• Internal emails show BMA leader wanted paediatrics to be excluded from full walkout
  • Withdrawing emergency care for children would be “difficult line to defend”
  • Full emergency strikes planned for 26 and 27 April with no exclusions

EXCLUSIVE: Internal emails from the British Medical Association show junior doctors’ leader Johann Malawana urged his union colleagues to exclude paediatric services from next week’s emergency care strike.

The junior doctors’ committee chair warned it would be a “difficult line to defend”.

johann malawana

johann malawana

Johann Malawana: ‘Doctors withdrawing care from children would be a difficult line to defend’

He said the move was vital to ensure doctors continued to support the industrial action and that it was the “right thing to do” if the BMA was to retain the reasonable ground.

The plea was rejected by the committee and a full withdrawal of labour by thousands of trainee doctors is set to go ahead at 8am-5pm on 26 and 27 of April.

It will be the first time that junior doctors have taken strike action that will not include providing emergency care to NHS patients.

The government is pressing ahead with plans to impose the junior doctors’ contract despite the threat of two judicial reviews and opposition by a number of royal colleges.

In an email to the committee dated 21 March, Dr Malawana told members: “Having taken a lot of very private soundings and talked to lots of people I am going to suggest that any full withdrawal of labour excludes emergency paediatric services.

“I hope the committee will support me in this decision. I think from a [communications] perspective and to try and ensure we get the sign up of [doctors] as well as retaining the reasonable ground, it is the right thing to do.”

In a second email on the same day he said: “The reasoning being that doctors withdrawing care from children would be a difficult line to defend.”

He said he would be comfortable explaining how consultants would be available to cover other specialties including maternity, “but I think it also gives the profession more ability to sign up to an escalation and increase participation”.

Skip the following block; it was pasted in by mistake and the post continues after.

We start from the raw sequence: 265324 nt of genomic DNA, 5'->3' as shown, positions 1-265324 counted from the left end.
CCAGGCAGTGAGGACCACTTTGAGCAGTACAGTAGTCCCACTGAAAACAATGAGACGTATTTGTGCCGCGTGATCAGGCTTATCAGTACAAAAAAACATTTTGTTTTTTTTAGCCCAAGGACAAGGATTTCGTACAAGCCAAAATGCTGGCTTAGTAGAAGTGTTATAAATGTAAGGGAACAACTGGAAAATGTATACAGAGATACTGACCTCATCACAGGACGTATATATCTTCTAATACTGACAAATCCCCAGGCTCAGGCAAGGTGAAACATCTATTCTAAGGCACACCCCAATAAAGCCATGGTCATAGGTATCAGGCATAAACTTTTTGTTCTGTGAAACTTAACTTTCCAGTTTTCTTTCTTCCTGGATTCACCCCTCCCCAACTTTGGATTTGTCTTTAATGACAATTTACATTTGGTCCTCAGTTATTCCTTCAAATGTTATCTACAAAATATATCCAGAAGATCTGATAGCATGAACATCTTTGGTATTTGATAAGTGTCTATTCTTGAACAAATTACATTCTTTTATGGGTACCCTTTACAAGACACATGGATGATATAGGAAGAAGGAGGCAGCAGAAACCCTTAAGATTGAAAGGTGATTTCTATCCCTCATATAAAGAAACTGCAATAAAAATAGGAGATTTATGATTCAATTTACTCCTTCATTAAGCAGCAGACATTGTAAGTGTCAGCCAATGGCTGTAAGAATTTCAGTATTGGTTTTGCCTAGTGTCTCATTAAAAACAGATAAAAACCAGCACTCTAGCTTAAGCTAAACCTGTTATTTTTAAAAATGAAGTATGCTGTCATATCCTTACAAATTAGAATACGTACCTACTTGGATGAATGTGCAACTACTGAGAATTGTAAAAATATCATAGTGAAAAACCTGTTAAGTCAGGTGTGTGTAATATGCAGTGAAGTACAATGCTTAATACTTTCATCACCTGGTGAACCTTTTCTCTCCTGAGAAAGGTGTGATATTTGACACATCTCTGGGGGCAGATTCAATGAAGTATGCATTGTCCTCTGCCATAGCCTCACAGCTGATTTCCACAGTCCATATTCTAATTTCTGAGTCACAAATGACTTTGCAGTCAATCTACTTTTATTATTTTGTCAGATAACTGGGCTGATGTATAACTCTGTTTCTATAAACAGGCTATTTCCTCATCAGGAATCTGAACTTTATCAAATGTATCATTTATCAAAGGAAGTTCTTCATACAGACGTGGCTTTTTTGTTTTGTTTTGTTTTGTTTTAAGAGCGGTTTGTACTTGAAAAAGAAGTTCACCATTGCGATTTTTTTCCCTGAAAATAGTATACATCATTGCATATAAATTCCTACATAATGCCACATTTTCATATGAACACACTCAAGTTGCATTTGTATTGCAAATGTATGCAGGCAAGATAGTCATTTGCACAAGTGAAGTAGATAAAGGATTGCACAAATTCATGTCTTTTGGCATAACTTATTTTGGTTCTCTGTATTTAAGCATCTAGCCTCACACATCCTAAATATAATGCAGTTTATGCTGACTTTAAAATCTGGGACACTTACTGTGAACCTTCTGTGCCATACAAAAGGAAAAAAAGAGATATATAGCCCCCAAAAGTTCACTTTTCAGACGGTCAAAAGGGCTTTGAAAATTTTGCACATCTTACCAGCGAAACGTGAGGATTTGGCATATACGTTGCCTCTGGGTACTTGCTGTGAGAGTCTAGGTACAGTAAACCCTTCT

He added: “Even [doctors] not in the services covered I think would feel more comfortable being able to talk about and point to this as something that demonstrates our absolute desire not to take [industrial action].”

The president of the Royal College of Paediatrics and Child Health spoke on Friday about her fears over the contract being imposed and the risk to paediatric services.

Professor Neena Modi said: “We fully support the provision of effective and efficient primary and secondary healthcare seven days a week but deeply regret that this has been conflated with the imposition of a non-negotiated contract upon doctors in training.

“Paediatrics already has an average 12.5 per cent shortfall in trainee numbers, rising to 20 per cent in sub-specialties such as neonatal intensive care. The imposition of the new contract has led to eight resignations of trainee paediatricians in the London region alone in the last three months, more than in the previous two years.

“It is becoming increasingly difficult to sustain the provision of safe healthcare services for UK children.”

A BMA spokeswoman said on Friday: “In refusing to get back around the table the government has left junior doctors with no option but to take further action. For the sake of patients as well as doctors the government must listen to concerns from all sides calling on it to step back from the brink and get back around the negotiating table. It is not too late to remove the threat of imposition and end this through talks.”

The BMA has publicly urged the government to return to negotiations but HSJ understands the union’s refusal to discuss weekend pay has not changed. Health secretary Jeremy Hunt has said the “matter is closed” after three years of talks and delays.

Health minister Ben Gummer said: ”Senior NHS leaders have been clear that removing emergency cover puts patients at risk and now we learn that even Johann Malawana, who is leading the junior doctors’ strike, has personally argued that his colleagues should not participate in a full walkout. What we are seeing is an organisation in turmoil and regrettably, that turmoil is now impacting directly on patient safety. This is yet more evidence that the BMA should call off this dangerous and damaging strike.”